Microalgal bioremediation of food-processing industrial wastewater under mixotrophic conditions: Kinetics and scale-up approach
The Chlorella microalgae were mixotrophically cultivated in an unsterilized and unfiltered raw food-processing industrial wastewater. Both inorganic carbon (CO2-air) and organic carbon (wastewater) were provided simultaneously for microalgae growth. The aim of the study is to find out the utilization rates of total organic carbon (TOC) and chemical oxygen demand (COD) under mixotrophic conditions for a given waste water. About 90% reduction in TOC and COD were obtained for all dilutions of wastewater. Over 60% of nitrate and 40% of phosphate were consumed by microalgae from concentrated raw wastewater. This study shows that microalgae can use both organic and inorganic sources of carbon in more or less quantity under mixotrophic conditions. The growth of microalgae in food-processing industrial wastewater with all studied dilution factors, viz. zero (raw), 1.6 (dilution A), and 5 (dilution B) suggests that the freshwater requirement could be reduced substantially (20%–60%). The degradation kinetics also suggests that the microalgae cultivation on a high COD wastewater is feasible and scalable.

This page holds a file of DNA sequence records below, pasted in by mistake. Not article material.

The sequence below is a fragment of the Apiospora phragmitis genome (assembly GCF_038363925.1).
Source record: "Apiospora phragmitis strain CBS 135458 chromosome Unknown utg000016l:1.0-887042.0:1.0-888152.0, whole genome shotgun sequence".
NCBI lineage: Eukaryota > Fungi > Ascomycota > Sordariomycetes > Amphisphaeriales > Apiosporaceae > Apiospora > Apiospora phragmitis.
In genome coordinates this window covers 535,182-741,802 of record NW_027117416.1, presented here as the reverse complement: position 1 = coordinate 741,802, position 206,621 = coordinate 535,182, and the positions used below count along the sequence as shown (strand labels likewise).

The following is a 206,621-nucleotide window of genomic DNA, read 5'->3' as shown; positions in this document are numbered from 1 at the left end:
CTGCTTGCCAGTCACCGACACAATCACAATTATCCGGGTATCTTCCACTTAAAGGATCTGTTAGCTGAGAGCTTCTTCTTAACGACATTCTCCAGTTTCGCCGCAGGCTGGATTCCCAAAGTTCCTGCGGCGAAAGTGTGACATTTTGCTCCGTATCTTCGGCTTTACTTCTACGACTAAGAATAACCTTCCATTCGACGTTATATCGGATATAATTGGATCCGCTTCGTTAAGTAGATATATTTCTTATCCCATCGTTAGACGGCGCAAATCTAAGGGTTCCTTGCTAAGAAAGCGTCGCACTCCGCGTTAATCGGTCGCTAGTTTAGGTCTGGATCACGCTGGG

Keywordstotal organic carbon wastewater bioremediation kinetics mixotrophic cultivation
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